The truth behind teenage drinking and alcohol abuse

Every action has a reaction

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The truth behind teenage drinking and alcohol abuse

Alex Young, Author

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As young adults get older and experience life at a much faster pace, the pressure of trying new things seems to become a reality. Teenage years bring about the opportunity to receive a state issued driver’s license, evidently more rigorous courses in school, athletic challenges, and complex social dilemmas, which include actions based off of peer pressure.

The beginning of adulthood initiates teenagers to have a newfound rush to live a little more, which is why they get involved in things such as sneaking out, drinking, experimenting with synthetic substances, and taking more risks as a whole. Although all of these circumstances are seen as irresponsible to parents, teenagers handle their actions and consequences in different ways. Some teenagers do not have much of a struggle handling the risk of these actions, but the majority does.

Alcohol abuse on average begins between the ages of 15 and 18 years old; influences could be alcoholic parents, or being acquaintances with other problematic drinkers. Studies conducted by the National Institute of Alcohol Abuse and Alcoholism show that teens who take part in underage drinking are more likely to underperform in school, have an increase in dangerous sexual activity, and become emotionally unstable in social situations.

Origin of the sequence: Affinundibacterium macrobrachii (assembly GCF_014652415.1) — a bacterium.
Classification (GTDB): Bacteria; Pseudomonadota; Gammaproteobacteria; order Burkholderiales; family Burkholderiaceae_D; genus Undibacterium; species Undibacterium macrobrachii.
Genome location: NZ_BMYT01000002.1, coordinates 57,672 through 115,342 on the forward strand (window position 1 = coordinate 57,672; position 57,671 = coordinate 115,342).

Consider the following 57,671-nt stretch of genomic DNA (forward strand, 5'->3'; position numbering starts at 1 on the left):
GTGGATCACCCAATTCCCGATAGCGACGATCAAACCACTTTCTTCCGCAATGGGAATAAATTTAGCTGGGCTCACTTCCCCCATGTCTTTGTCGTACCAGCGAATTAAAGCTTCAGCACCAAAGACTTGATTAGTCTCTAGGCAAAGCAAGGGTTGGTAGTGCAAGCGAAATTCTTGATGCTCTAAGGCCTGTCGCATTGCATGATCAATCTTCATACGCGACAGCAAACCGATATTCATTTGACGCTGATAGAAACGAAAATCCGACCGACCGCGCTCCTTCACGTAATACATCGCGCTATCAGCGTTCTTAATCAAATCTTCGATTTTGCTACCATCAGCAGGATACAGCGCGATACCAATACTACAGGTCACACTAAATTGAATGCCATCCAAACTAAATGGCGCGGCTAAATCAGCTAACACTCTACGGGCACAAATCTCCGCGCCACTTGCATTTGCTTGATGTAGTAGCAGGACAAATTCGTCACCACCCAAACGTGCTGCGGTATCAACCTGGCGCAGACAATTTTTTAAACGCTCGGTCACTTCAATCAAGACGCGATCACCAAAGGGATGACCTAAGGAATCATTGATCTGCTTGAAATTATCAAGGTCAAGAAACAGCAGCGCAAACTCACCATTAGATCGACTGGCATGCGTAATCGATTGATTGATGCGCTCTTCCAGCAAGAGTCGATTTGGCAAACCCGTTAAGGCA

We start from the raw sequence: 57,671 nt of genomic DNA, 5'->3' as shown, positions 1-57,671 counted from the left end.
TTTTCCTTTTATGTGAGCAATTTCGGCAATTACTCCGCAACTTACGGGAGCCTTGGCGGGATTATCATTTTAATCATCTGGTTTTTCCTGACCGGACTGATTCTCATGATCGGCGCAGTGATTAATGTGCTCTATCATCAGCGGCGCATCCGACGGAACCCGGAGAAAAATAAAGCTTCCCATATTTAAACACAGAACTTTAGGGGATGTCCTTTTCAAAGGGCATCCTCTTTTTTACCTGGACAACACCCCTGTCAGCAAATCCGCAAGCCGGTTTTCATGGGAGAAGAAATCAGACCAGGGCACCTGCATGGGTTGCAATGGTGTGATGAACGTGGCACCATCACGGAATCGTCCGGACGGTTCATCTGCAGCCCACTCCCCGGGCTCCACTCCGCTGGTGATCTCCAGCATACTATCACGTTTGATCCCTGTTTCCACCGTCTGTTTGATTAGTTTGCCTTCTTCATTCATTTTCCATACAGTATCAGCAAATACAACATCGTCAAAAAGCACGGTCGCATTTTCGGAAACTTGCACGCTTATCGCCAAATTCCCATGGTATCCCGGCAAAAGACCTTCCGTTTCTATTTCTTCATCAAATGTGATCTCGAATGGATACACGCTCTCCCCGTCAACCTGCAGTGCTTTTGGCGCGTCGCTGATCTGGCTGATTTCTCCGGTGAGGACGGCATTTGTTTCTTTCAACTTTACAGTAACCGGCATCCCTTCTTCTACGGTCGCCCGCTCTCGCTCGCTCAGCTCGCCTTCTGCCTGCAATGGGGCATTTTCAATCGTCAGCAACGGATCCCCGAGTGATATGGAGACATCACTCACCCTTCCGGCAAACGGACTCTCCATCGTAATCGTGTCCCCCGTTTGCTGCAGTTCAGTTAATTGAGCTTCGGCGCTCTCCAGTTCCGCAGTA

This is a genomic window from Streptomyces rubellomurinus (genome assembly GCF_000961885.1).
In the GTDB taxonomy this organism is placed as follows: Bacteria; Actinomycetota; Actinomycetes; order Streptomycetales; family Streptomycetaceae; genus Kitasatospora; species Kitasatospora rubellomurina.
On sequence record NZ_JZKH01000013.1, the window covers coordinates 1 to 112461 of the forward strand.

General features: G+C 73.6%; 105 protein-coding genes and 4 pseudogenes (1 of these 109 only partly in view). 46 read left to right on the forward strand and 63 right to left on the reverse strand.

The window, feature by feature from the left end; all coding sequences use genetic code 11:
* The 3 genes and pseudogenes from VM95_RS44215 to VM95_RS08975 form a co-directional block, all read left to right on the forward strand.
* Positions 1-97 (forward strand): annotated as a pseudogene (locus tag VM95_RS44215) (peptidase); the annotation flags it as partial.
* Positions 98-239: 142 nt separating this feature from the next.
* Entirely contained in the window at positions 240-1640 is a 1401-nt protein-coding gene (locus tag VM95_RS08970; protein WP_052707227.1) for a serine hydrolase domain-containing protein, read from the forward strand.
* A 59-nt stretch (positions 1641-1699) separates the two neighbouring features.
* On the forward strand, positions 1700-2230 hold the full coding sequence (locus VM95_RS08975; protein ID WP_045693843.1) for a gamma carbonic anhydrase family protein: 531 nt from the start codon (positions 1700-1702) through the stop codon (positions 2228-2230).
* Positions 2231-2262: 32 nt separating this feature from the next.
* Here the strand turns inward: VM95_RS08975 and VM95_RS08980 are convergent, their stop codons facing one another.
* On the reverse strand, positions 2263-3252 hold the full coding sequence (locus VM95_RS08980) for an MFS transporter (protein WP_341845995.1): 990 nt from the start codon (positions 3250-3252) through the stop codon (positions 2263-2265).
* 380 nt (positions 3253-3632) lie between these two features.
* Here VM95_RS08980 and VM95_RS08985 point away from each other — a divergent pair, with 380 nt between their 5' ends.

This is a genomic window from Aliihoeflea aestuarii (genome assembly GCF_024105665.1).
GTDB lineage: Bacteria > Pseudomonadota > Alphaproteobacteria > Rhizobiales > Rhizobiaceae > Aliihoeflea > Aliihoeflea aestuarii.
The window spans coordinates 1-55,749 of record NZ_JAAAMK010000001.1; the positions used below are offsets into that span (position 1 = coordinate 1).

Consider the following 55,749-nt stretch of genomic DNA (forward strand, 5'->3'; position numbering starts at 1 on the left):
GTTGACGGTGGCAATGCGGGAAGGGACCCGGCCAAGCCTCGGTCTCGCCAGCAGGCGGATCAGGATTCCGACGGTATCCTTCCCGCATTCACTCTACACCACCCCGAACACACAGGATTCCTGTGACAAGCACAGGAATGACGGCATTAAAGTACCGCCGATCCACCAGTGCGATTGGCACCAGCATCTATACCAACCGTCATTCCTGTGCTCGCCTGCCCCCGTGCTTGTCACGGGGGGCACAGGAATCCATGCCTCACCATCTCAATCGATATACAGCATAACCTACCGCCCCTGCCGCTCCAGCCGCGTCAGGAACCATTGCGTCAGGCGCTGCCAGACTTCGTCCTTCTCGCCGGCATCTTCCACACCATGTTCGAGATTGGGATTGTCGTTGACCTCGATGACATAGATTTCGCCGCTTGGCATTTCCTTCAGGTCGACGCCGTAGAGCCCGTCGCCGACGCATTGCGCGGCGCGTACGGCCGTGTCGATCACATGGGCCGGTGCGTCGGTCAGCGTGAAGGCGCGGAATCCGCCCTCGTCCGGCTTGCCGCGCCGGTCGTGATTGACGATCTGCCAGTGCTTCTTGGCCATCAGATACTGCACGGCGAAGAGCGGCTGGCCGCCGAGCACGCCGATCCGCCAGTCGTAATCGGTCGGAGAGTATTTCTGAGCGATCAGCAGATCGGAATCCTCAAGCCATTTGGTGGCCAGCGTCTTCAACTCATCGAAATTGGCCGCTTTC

According to a study conducted by Project Know, an organization that specializes in teenage habits, out of the 10 million underage teen drinkers in the United States, 20 percent engage in consistent binge drinking. To put that into perspective, that means 2 million high school students around the nation dangerously consume alcohol at a fast rate multiple times per week. On top of that, 600,000 of those students are projected to have a form of alcohol dependency, a psychiatric diagnosis in which a person is uncontrollably in need to consume alcohol.

Alcohol is one of the most widely-used substances by the American population, which is why it is not always used correctly. The National Institute of Health (NIH) states that, “the consequences of rapid alcohol intake can include nausea, shakiness, memory loss, and alcohol poisoning.”

DrinkAware.Co says, “being aware of alcohol poisoning is crucial because if you [or someone you know] is suffering from a form of it and they do not know,  then they will be in no state to help themselves from the effects.” As one of the more dangerous effects of alcohol abuse, it is important to know its symptoms; vomiting, seizures, low-body temperature, and unconsciousness.

Although alcohol can be used harmlessly, it is important to realize that every action has an opposite reaction and that there are consequences. The best way to avoid these consequences is to either stay away from, or be smart with alcohol.